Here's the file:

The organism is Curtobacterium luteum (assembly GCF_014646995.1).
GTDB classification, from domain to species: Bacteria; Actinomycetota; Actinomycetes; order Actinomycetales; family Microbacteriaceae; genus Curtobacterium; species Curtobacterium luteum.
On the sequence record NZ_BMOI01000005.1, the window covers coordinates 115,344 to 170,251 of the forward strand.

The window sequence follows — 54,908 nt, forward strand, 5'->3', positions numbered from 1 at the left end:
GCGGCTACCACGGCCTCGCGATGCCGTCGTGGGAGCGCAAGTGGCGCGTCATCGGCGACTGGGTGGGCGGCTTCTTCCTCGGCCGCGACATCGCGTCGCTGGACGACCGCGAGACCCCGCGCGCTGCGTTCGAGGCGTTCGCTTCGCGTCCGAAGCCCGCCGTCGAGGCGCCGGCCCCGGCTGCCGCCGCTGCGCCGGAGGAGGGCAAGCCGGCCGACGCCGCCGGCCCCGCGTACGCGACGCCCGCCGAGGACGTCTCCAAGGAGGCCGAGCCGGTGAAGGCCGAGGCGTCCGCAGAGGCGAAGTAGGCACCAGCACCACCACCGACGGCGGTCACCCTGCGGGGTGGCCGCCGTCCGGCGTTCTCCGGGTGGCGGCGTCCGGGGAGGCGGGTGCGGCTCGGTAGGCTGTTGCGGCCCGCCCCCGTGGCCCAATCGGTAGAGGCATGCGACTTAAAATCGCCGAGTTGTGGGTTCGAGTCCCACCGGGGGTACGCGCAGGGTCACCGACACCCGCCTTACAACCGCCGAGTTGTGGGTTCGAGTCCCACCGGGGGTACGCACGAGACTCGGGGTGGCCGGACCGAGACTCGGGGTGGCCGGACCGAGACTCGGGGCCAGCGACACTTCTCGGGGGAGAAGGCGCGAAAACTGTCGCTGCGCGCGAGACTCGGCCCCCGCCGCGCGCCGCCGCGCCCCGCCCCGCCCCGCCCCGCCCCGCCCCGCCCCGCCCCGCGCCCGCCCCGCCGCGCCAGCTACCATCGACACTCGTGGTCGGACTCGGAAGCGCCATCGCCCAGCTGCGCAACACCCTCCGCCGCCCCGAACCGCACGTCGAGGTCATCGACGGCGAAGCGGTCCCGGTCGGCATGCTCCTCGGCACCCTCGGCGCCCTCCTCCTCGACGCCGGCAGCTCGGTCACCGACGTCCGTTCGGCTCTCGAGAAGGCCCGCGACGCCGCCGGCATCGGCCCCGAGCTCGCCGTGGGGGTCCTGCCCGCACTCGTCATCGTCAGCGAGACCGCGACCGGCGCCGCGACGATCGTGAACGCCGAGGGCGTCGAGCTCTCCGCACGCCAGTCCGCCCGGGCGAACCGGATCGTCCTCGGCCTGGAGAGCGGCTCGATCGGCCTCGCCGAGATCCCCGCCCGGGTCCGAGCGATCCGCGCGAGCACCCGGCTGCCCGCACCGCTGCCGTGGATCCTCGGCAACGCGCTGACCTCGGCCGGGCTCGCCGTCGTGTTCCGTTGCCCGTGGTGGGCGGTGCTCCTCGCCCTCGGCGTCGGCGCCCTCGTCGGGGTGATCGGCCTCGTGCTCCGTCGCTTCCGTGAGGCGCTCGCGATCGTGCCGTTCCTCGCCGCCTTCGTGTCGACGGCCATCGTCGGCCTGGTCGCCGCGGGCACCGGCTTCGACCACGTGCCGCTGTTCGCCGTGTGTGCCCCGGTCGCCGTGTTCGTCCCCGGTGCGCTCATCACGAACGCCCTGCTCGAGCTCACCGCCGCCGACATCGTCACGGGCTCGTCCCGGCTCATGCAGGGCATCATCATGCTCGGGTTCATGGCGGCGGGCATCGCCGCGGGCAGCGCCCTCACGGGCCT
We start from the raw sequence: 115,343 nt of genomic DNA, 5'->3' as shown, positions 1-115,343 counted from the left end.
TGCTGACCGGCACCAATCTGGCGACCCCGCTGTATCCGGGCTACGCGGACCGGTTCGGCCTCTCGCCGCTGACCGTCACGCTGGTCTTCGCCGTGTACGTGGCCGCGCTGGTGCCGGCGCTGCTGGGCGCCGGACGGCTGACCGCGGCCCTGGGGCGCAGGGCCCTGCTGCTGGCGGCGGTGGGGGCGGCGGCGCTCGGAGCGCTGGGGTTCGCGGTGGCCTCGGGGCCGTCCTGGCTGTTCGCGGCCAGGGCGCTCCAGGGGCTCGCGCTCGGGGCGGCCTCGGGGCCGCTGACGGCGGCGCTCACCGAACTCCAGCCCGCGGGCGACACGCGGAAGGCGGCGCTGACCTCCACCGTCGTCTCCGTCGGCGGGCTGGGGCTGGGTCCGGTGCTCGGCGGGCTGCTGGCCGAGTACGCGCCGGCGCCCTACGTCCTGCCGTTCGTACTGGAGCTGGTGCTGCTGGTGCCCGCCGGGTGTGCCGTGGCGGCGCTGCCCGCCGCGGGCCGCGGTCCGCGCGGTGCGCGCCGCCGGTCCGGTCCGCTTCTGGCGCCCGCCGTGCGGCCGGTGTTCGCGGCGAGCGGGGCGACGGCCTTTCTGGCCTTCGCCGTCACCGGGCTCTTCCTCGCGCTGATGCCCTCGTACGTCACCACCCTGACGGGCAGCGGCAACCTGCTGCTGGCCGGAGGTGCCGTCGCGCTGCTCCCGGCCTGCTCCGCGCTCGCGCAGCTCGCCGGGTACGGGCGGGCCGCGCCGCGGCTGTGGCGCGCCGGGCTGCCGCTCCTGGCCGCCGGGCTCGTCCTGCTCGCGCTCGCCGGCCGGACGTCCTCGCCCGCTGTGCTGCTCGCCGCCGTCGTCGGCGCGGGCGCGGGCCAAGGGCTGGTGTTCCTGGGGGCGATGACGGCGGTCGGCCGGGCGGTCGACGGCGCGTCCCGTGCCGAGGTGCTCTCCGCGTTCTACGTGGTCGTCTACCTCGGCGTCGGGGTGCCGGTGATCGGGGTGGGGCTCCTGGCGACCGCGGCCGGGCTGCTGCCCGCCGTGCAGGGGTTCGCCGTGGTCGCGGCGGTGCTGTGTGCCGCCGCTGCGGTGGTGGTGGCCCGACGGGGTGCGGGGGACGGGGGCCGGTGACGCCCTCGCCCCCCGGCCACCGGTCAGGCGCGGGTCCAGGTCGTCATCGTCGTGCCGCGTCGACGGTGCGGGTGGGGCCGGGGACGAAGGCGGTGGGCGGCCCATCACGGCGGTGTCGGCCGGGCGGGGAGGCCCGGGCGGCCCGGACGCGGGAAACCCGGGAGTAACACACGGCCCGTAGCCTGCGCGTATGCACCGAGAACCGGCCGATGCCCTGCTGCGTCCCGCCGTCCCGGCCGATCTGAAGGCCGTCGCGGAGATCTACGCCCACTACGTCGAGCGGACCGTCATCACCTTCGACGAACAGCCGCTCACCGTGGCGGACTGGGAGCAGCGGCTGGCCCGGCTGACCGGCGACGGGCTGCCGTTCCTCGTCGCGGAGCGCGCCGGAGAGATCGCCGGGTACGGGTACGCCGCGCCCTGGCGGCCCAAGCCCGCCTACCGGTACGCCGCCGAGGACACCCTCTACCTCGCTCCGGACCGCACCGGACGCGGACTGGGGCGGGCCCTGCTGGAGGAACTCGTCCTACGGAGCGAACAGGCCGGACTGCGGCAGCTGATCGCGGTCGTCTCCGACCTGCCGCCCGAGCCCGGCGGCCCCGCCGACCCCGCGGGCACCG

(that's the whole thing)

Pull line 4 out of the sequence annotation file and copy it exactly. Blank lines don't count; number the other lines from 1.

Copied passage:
The window sequence follows — 54,908 nt, forward strand, 5'->3', positions numbered from 1 at the left end: